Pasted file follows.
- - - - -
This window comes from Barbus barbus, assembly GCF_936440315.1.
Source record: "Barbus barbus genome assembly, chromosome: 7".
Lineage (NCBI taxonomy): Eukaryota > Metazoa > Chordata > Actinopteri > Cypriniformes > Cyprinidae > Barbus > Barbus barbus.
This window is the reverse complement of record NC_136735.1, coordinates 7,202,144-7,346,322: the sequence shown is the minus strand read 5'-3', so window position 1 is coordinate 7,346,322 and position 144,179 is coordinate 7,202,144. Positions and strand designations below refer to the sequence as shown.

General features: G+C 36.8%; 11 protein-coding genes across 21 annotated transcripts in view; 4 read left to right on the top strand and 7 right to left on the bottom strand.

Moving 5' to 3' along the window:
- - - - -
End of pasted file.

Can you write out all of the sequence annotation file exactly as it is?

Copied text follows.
This window comes from Barbus barbus, assembly GCF_936440315.1.
Source record: "Barbus barbus genome assembly, chromosome: 7".
Lineage (NCBI taxonomy): Eukaryota > Metazoa > Chordata > Actinopteri > Cypriniformes > Cyprinidae > Barbus > Barbus barbus.
This window is the reverse complement of record NC_136735.1, coordinates 7,202,144-7,346,322: the sequence shown is the minus strand read 5'-3', so window position 1 is coordinate 7,346,322 and position 144,179 is coordinate 7,202,144. Positions and strand designations below refer to the sequence as shown.

General features: G+C 36.8%; 11 protein-coding genes across 21 annotated transcripts in view; 4 read left to right on the top strand and 7 right to left on the bottom strand.

Moving 5' to 3' along the window: